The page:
At a former firm I was instructed in 2009 by EG West and Sons to raise an objection to the draft compulsory purchase order (CPO), which acquired 75 acres of their principal holding, 500 metres from the farmstead. While the family farmed other land (predominantly on contract and short lets), land take of around 50% of the main holding and associated disruption was a significant threat to their business and lifestyle.
With a strong objection we were able to negotiate the intricate detail of a long proposed land swap with the council-owned holding adjacent, let to another farmer. After exhaustive discussions the parties’ were ‘locked’ in a room and binding terms were signed at around 9pm the evening before our appearance at public inquiry the next day; not quite the ‘all-nighters’ that Brexit negotiators will become accustomed to, but close enough!
The scheme was eventually started in 2013. The client followed me to Carter Jonas and we settled the compensation claim with the acquiring authority in 2016. This included the transfer of a further 30 acres of council land to the client, whose farmstead is now ‘ring fenced’. The process, inevitably, has been drawn out and negotiations hard fought, but the client’s business has been protected and they have been properly compensated.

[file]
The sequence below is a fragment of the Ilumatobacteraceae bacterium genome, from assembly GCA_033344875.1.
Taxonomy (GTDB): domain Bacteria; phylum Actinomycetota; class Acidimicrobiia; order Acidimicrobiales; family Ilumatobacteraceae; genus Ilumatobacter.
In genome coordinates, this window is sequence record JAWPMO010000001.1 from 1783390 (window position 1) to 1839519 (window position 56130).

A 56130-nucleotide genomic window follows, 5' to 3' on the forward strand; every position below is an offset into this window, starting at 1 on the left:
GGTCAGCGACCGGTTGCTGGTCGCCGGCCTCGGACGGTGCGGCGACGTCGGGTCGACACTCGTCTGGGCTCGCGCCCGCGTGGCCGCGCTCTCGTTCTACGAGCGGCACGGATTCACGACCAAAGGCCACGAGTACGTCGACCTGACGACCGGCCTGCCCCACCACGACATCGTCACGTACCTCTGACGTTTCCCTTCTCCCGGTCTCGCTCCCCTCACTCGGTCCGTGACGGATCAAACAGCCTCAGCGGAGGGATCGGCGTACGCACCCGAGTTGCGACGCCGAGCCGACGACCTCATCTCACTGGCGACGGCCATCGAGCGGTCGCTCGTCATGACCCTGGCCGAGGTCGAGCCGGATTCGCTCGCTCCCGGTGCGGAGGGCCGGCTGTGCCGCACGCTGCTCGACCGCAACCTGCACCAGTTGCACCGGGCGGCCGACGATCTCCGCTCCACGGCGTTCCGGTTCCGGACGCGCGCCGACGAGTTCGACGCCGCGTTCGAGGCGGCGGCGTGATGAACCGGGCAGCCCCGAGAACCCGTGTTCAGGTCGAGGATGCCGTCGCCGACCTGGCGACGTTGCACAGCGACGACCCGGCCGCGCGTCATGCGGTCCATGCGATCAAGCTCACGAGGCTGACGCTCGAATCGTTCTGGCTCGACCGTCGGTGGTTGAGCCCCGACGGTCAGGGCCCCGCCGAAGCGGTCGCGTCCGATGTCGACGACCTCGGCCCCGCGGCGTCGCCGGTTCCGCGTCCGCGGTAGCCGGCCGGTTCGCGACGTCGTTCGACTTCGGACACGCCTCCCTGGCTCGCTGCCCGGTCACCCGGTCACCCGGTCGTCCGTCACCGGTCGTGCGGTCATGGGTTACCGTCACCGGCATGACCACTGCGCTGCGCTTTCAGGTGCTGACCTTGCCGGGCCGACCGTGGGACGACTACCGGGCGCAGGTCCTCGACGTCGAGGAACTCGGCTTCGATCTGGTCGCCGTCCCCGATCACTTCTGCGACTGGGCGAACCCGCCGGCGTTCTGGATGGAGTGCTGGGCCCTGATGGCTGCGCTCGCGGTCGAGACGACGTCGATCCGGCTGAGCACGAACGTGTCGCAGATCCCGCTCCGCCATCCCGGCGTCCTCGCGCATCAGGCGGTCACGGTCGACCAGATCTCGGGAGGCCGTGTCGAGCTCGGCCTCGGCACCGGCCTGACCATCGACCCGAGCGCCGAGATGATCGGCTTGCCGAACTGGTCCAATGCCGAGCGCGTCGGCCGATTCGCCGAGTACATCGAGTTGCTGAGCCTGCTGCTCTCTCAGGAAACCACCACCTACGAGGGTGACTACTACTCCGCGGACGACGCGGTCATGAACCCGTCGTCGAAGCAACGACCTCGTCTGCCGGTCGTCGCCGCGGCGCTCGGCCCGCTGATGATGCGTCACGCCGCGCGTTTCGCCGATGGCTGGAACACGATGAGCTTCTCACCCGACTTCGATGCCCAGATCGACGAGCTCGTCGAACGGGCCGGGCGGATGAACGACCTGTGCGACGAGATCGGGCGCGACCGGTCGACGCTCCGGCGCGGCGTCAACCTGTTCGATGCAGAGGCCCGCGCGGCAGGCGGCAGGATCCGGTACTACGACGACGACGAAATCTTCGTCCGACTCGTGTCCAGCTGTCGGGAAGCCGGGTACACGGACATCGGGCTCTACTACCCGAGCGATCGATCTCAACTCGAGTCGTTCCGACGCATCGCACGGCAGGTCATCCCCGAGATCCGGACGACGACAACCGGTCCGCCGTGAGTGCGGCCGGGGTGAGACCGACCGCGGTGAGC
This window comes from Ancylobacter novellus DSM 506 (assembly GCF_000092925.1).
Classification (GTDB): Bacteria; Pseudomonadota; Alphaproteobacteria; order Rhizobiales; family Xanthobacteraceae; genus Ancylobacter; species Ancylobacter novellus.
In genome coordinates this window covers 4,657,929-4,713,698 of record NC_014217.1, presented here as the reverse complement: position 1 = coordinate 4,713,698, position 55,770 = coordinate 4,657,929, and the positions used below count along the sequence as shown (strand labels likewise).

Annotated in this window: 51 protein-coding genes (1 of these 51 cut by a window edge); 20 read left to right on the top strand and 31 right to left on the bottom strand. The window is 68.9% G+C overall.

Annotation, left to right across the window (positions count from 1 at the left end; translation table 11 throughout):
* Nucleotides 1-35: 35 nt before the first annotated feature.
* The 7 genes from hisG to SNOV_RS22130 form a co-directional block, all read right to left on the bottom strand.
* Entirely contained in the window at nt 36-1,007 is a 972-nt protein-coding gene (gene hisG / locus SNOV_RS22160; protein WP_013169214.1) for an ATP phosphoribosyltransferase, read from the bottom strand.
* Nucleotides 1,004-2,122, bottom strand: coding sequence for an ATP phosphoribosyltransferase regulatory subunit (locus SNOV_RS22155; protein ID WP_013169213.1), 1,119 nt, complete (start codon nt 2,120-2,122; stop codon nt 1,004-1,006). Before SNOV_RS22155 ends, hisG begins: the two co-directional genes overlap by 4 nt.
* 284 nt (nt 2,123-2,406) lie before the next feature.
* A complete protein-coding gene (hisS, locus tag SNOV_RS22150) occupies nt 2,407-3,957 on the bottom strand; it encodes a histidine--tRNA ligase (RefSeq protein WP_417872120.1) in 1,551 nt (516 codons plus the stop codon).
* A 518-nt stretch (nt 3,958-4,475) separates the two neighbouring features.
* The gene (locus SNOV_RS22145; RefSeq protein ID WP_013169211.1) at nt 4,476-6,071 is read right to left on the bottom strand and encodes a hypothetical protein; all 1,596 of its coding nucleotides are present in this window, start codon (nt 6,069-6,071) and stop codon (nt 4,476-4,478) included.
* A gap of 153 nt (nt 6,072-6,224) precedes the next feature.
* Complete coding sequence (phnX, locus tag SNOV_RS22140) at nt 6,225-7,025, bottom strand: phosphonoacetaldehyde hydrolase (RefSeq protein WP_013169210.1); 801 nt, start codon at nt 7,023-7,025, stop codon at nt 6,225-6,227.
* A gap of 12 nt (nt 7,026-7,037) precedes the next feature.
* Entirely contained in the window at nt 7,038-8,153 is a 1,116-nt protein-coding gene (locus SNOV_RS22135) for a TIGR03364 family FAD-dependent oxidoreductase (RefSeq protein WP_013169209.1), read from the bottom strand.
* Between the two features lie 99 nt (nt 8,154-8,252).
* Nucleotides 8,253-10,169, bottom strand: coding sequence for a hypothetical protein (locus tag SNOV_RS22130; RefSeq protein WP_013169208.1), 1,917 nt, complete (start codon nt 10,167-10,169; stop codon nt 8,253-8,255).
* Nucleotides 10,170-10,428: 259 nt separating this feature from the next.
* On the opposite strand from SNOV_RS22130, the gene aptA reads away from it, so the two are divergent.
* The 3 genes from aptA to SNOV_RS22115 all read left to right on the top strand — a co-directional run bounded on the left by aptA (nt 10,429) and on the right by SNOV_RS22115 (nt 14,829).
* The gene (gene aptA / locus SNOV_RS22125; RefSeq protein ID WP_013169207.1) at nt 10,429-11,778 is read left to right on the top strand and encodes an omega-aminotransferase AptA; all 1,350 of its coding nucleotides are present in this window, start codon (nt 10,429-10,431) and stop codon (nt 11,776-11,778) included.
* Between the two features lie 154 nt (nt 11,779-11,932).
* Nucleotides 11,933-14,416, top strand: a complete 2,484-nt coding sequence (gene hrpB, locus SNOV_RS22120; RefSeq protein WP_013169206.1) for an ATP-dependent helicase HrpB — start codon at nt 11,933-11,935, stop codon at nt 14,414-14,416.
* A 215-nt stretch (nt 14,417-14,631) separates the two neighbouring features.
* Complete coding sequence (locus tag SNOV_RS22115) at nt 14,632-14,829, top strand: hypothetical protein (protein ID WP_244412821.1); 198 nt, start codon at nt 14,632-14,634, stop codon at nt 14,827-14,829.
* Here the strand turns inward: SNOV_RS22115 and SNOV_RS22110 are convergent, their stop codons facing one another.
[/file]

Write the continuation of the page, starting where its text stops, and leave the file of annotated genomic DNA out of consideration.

The key to a satisfactory outcome was finding a way to mitigate the impact of the scheme early and during the design phase, rather than relying on compensation after the event. The case speaks to how essential it is to engage as early as possible with the CP process; never assume its too early to instruct your agent. In this case an early instruction meant a bespoke solution could be agreed with an authority (and their agents) sufficiently open-minded and pragmatic enough to deliver it.